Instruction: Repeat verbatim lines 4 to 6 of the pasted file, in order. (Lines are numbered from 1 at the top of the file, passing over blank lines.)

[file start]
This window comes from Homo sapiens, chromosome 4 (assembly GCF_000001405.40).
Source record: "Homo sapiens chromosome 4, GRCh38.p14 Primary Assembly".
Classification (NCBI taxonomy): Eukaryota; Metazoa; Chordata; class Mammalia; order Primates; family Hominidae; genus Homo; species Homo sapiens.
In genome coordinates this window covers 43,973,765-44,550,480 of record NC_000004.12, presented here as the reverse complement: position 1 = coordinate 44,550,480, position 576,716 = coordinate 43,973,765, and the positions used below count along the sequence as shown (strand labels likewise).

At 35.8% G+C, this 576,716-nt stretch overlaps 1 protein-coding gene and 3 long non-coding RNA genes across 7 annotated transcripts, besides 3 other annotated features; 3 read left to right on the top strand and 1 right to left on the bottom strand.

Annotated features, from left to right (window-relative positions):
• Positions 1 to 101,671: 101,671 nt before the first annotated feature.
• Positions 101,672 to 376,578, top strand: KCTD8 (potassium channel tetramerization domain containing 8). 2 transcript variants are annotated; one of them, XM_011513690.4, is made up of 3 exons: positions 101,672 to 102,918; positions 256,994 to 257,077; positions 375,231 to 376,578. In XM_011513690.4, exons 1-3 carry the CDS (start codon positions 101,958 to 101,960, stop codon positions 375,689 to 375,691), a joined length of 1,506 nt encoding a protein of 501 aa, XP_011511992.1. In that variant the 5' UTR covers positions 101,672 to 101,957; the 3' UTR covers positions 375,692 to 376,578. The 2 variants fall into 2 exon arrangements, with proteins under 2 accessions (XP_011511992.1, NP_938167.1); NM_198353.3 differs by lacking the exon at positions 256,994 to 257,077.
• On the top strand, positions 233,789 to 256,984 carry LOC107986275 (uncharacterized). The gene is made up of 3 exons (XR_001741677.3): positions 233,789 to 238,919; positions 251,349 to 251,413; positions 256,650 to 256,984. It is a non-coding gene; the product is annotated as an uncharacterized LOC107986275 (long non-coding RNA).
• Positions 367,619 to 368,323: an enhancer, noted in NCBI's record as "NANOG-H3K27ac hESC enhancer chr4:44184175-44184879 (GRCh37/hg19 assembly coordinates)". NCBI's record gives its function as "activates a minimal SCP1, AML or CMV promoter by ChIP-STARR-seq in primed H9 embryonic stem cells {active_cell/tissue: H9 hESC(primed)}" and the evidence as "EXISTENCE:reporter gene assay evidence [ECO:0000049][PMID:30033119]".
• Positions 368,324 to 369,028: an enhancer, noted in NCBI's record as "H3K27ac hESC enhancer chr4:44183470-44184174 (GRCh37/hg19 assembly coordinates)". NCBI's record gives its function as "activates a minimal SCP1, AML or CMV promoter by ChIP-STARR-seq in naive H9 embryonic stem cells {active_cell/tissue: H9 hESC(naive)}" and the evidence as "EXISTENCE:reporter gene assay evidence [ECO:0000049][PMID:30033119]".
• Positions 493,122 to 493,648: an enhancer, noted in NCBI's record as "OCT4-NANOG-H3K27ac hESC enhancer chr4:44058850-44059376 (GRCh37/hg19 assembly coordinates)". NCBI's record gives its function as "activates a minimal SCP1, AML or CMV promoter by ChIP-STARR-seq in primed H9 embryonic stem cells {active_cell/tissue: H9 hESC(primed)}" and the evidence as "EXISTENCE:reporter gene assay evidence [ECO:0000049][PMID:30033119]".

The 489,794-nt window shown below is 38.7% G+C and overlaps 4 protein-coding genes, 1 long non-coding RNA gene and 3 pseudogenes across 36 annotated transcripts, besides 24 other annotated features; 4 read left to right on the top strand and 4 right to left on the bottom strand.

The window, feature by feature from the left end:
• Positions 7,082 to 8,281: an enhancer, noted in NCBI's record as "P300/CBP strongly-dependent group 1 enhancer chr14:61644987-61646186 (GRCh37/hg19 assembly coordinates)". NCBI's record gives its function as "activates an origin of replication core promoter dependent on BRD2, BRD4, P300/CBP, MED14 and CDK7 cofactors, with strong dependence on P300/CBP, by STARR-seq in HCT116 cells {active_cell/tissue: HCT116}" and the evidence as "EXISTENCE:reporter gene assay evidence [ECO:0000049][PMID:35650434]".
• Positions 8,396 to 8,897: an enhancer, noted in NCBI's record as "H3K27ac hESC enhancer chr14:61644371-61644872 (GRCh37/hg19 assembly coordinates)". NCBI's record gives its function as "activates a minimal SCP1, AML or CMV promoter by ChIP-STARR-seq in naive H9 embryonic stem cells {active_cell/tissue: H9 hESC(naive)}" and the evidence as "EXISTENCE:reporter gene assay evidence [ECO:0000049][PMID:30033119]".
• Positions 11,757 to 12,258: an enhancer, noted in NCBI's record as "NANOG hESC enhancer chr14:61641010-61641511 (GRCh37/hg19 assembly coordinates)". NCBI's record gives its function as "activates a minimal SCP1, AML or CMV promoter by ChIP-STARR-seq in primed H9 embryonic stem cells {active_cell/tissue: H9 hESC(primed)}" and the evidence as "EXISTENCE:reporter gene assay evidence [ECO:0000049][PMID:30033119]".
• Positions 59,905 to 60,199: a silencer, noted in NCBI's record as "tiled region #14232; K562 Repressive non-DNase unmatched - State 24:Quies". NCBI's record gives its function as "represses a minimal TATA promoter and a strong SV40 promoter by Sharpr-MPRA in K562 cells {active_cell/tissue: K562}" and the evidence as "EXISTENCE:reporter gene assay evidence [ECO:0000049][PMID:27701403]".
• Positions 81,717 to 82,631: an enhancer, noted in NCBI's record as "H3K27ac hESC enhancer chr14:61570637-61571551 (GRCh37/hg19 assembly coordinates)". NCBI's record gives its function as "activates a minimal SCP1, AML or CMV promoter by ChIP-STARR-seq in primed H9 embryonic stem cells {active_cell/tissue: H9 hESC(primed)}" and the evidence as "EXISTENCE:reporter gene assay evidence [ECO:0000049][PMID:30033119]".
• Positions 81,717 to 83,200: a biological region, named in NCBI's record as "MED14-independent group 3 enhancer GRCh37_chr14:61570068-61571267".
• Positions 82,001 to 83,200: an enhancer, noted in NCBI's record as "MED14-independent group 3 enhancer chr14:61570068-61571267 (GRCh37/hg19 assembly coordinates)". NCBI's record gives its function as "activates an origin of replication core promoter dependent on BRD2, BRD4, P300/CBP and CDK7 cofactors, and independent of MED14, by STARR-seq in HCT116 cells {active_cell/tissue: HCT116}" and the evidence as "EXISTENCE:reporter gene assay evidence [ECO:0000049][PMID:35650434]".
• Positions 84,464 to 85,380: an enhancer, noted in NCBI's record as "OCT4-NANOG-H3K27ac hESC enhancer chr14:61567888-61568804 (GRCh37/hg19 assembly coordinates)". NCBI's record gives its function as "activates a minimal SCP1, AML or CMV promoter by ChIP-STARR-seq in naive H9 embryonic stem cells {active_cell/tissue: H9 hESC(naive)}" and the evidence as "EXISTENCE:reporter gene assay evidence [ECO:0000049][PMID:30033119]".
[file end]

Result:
In genome coordinates this window covers 43,973,765-44,550,480 of record NC_000004.12, presented here as the reverse complement: position 1 = coordinate 44,550,480, position 576,716 = coordinate 43,973,765, and the positions used below count along the sequence as shown (strand labels likewise).

At 35.8% G+C, this 576,716-nt stretch overlaps 1 protein-coding gene and 3 long non-coding RNA genes across 7 annotated transcripts, besides 3 other annotated features; 3 read left to right on the top strand and 1 right to left on the bottom strand.

Annotated features, from left to right (window-relative positions):